A study of 392 chain restaurants found that those using theft-monitoring software not only reduced stealing, but also increased sales. That’s apparently because employees redirected their energy to pleasing customers instead of gaming the system.
“If you cut off servers’ income from theft, they have no other way to make money except by selling things,” said Lamar Pierce, an associate professor of strategy at Washington University’s Olin School of Business and the study’s lead author.
Most managers said they didn’t use the system to confront people. Just telling employees they were being monitored was enough to change behavior.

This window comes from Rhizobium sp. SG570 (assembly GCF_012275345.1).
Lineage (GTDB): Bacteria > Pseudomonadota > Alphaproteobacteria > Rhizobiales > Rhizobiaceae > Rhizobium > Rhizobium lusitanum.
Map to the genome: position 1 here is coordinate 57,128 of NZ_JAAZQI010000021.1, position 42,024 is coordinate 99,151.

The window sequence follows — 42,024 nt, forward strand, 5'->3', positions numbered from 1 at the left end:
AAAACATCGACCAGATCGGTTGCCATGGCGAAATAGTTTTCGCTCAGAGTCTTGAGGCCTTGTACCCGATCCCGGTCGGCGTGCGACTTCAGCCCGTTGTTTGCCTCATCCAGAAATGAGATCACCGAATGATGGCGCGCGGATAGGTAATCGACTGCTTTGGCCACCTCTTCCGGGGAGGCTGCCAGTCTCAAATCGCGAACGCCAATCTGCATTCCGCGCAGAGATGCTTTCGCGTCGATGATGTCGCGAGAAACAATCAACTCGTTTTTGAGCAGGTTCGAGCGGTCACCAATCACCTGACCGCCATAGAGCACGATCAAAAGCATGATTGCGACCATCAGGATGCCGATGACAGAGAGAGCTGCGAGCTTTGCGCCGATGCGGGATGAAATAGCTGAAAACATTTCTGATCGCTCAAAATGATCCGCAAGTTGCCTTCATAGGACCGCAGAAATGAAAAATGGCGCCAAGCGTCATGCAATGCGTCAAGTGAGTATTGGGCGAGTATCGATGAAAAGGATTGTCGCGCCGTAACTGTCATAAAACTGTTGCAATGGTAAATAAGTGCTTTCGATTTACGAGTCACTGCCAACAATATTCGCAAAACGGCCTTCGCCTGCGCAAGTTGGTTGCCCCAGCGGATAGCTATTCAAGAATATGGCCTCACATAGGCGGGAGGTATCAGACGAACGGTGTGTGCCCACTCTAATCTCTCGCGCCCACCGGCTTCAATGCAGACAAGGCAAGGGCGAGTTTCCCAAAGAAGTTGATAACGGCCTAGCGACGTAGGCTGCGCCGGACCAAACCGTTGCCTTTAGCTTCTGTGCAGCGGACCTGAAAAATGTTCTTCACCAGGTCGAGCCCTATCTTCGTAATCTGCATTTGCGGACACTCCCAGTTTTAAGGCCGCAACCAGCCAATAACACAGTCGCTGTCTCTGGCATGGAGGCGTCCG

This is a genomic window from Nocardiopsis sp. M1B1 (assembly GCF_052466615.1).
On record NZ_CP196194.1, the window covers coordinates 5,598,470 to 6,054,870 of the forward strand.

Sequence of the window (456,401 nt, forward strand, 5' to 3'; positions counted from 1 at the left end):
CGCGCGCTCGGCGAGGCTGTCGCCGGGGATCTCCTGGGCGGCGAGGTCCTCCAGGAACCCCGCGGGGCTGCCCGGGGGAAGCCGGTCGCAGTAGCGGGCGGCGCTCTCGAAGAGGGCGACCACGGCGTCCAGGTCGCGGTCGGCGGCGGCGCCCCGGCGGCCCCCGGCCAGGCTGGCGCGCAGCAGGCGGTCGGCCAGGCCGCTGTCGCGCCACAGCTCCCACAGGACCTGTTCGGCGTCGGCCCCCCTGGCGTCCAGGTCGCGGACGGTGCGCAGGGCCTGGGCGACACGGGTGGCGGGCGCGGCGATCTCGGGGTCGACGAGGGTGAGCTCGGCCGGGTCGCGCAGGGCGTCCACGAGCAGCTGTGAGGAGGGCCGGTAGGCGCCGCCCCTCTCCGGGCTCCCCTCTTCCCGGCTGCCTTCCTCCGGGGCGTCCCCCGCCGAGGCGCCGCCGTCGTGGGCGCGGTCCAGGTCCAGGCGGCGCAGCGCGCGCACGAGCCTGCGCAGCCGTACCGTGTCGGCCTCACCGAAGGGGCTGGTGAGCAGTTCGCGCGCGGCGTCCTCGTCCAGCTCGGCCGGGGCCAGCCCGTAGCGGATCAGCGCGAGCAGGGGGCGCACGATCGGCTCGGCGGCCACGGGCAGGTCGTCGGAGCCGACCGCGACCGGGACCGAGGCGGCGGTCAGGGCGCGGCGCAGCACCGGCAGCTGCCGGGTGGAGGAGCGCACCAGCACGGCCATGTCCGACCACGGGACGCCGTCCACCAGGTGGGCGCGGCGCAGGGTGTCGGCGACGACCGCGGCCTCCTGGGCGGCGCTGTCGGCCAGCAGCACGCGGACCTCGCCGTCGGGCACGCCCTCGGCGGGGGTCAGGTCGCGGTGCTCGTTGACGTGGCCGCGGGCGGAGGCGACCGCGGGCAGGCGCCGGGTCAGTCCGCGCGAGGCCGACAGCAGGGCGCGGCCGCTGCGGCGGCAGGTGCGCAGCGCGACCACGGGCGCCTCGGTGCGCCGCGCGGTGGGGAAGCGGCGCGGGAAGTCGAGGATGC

Pierce says the research shouldn’t be read as a blanket endorsement of Big Brother tactics. “We can’t say anything about really intensive surveillance,” he said. “We can say that low-level monitoring, done in the right way and communicated to employees in the right way, can be very effective at solving a problem.”